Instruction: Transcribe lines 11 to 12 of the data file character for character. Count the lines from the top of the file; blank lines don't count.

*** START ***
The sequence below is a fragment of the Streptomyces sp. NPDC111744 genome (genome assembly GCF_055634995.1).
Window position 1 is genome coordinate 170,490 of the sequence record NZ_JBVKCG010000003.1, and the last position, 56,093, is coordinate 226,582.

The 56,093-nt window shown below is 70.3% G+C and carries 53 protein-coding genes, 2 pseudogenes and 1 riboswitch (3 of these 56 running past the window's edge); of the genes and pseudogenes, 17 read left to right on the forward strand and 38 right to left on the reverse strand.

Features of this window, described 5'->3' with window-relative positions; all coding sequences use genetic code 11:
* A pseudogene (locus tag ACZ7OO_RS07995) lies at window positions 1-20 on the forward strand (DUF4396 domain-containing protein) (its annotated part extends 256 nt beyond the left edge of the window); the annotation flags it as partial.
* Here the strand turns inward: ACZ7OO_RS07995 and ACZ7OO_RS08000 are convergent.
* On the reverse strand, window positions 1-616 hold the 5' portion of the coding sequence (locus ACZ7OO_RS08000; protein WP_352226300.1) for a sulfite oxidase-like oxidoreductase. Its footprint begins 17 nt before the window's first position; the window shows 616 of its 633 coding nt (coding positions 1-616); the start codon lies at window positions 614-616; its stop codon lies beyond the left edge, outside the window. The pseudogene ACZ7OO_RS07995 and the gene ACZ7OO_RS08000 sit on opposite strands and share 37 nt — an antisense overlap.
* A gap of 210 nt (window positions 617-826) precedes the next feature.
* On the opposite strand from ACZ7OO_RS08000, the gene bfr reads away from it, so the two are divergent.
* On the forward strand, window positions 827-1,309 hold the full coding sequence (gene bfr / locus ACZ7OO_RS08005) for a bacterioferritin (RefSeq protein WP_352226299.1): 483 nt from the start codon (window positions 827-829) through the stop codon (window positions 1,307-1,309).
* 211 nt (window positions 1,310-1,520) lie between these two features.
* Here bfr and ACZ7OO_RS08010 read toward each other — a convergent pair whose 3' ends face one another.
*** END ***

* 211 nt (window positions 1,310-1,520) lie between these two features.
* Here bfr and ACZ7OO_RS08010 read toward each other — a convergent pair whose 3' ends face one another.